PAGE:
Friday, December 18, 2020

Twilight (2008)

In which the blogger returns to the place of his raising to peruse French stationary, Scottish baked goods and thrift store DVDs, of which five were purchased: The Wizard of Oz (1939), American Graffiti (1973), Ocean's Eleven (2001), The Curious Case of Benjamin Button (2008) and Twilight (2008). Last night I watched Twilight

Twilight is another of the many teen films since Rebel Without a Cause (1955) where the protagonist arrives at a new school and is immediately defined through difference. But whereas the students at Jim Stark's Dawson High (Rebel Without a Cause) are divided between "good" kids (conforming) and "bad" kids (delinquent), the kids at Forks High (Twilight) are all "good" and are altogether supportive of each other, with a kind of shimmering weirdness taking the place of those we once called "bad".

Protagonist Bella Swan is immediately drawn to the shimmering Cullen kids, particularly her fellow junior Edward, whom every girl desires but of whom Edward apparently wants no part. Sure enough, when Bella is assigned a seat in her biology class, it is next to Edward (see picture). Nothing is said between them, apart from their movements (flaring nostrils, furrowed brows, parting lips and high-speed seat re-positionings), a dance that looked to this old man like agitated attraction -- but to those for whom this film was designed, a dance they know so well.

Thursday, December 17, 2020

Vanguard Magazine

Vanguard (1972-1989) was a much-lauded visual arts periodical that emerged from the Vancouver Art Gallery Bulletin (1931-1971) "to cover all the arts and give space to cultural events of interest in British Columbia." After Luke Rombout replaced VAG director Tony Emery in 1975, the magazine, like the exhibition program, placed greater emphasis on what Rombout called "the visual arts" over Emery's "larger cultural milieu." This shift intensified in 1979 when the magazine expanded to 56 glossy, perfect-bound pages and featured some of the densest art criticism this side of the Seine.

Something that is rarely talked about in Vanguard's history is the "rogue year" of 1976, when editorial met with representatives of the British garment industry to produce an issue devoted entirely to cable knits. Some saw the gesture as conceptual, while others saw it in reaction to a rising regional interest in Cowichan or "Indian" sweaters (whether this reaction was in fear of a burgeoning Indigenous clothing industry or to issues of cultural appropriation is uncertain). In any event, after a single issue (see picture) the magazine returned to visual art exhibitions, lectures and publications, leaving the business of culture to future generations.

Wednesday, December 16, 2020


That last long walk -- to Gene at 7th, south on Main to 23rd, east to Clark Dr, then north to where I started. At 20th I am about to cross when I hear a voice call out "Hey, look both ways!" Paul Wong and Anastasia McDonald, one-quarter of that self-described "art gang" known as Mainstreeters, who, though not self-consciously, extended the intermedial dream of Roy Kiyooka in advance of the relational turn that gave us Vancouver's social practice variants (Intermission, et al.)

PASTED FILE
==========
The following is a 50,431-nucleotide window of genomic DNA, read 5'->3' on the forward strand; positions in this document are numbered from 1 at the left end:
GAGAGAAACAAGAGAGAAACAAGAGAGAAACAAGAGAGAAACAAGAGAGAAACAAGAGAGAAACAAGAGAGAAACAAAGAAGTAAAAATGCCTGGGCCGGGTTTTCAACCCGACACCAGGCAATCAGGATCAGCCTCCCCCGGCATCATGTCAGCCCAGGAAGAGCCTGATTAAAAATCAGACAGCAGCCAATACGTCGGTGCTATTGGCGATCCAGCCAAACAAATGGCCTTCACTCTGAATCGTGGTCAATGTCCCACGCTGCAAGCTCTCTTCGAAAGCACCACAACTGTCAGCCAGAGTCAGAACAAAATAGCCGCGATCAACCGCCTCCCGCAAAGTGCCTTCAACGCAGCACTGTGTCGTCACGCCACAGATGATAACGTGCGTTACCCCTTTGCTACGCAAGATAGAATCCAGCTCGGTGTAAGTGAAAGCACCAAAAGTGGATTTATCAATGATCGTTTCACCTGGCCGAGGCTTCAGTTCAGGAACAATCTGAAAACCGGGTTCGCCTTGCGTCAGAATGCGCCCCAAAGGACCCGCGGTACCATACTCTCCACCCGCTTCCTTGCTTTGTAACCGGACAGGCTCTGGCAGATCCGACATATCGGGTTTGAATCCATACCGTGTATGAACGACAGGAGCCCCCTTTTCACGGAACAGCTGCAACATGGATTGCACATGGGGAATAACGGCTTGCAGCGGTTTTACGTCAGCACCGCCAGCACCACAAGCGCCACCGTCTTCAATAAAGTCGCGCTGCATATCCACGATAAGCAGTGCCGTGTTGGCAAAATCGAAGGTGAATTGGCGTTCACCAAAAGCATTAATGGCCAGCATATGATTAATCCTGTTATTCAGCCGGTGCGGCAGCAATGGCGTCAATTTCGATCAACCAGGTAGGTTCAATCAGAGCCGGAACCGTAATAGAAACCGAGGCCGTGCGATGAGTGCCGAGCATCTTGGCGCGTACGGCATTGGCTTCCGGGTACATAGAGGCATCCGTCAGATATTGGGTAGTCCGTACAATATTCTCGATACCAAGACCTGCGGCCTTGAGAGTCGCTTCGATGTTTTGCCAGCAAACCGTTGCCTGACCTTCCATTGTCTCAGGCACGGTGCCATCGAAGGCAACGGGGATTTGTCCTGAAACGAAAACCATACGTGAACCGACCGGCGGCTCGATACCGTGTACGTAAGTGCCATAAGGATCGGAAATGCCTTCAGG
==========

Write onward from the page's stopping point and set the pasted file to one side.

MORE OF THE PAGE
Tuesday, December 15, 2020

Still Life Subject Bank

Nothing breaks down like a lemon.

Monday, December 14, 2020

My Life (1928)

I found my copy of Isadora Duncan's autobiography My Life (1928) on the two dollar shelf outside Carson Books last week. Had to look twice to see that it was what it was, and not a Harold Robbins romance. The cover of this edition is the movie tie-in for Isadora (1968), starring one of the leading actors of her day, Vanessa Redgrave.

Although I am only on Page 60, it is apparent that Duncan (1878-1927) was a highly motivated individual who, like another Bay Area raised self-starter, Gertrude Stein (1874-1946), believed in her genius, and fuck off if you didn't. At this point in the book (1900), Duncan, her mother and her brother Raymond are in Paris, after leaving San Francisco for Chicago, New York and London, all at under Isadora's command.

Here are a couple of paragraphs early in the Duncans' time in London, after they are taken up by yet another society woman, Mrs. Patrick Campbell, who saw Isadora and her brother Raymond dancing within the gates of Kensington Square and, based on Mrs.Campbell's impressions ("Where on earth did you people come from?"), referred Isadora to Mrs. George Wyndham, in whose home she danced and, at the end of the evening, met New Gallery director Charles Hallé, with whom she formed an attachment:

There is something about an open fire, bread and butter sandwiches, very strong tea, a yellow fog without, and the cultural drawl of English voices which make London very attractive, and, if I had been fascinated before, from that moment I loved it dearly. There was in this house a magic atmosphere of security and comfort, of culture and ease, and I must say I felt very much at home as a fish that has found the water to which it belongs. The beautiful library, too, attracted me very much.